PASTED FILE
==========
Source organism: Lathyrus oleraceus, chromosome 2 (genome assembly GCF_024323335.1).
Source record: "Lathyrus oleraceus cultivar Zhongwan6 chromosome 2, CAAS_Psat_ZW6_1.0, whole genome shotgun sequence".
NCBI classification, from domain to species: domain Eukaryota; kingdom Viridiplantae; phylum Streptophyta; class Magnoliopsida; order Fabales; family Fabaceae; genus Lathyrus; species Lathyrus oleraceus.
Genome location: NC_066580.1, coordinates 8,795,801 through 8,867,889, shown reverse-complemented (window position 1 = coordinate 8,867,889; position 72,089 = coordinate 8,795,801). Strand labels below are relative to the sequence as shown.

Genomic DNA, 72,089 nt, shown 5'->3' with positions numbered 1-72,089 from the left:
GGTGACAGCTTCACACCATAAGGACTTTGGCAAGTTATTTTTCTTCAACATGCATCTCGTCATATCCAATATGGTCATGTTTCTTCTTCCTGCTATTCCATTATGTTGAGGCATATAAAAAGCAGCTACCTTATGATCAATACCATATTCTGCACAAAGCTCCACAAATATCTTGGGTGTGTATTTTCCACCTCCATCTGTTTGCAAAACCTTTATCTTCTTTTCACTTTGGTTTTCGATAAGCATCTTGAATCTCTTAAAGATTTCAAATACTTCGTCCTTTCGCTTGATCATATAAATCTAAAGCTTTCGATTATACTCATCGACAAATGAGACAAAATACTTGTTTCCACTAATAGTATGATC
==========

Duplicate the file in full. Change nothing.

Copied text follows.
Source organism: Lathyrus oleraceus, chromosome 2 (genome assembly GCF_024323335.1).
Source record: "Lathyrus oleraceus cultivar Zhongwan6 chromosome 2, CAAS_Psat_ZW6_1.0, whole genome shotgun sequence".
NCBI classification, from domain to species: domain Eukaryota; kingdom Viridiplantae; phylum Streptophyta; class Magnoliopsida; order Fabales; family Fabaceae; genus Lathyrus; species Lathyrus oleraceus.
Genome location: NC_066580.1, coordinates 8,795,801 through 8,867,889, shown reverse-complemented (window position 1 = coordinate 8,867,889; position 72,089 = coordinate 8,795,801). Strand labels below are relative to the sequence as shown.

Genomic DNA, 72,089 nt, shown 5'->3' with positions numbered 1-72,089 from the left:
GGTGACAGCTTCACACCATAAGGACTTTGGCAAGTTATTTTTCTTCAACATGCATCTCGTCATATCCAATATGGTCATGTTTCTTCTTCCTGCTATTCCATTATGTTGAGGCATATAAAAAGCAGCTACCTTATGATCAATACCATATTCTGCACAAAGCTCCACAAATATCTTGGGTGTGTATTTTCCACCTCCATCTGTTTGCAAAACCTTTATCTTCTTTTCACTTTGGTTTTCGATAAGCATCTTGAATCTCTTAAAGATTTCAAATACTTCGTCCTTTCGCTTGATCATATAAATCTAAAGCTTTCGATTATACTCATCGACAAATGAGACAAAATACTTGTTTCCACTAATAGTATGATC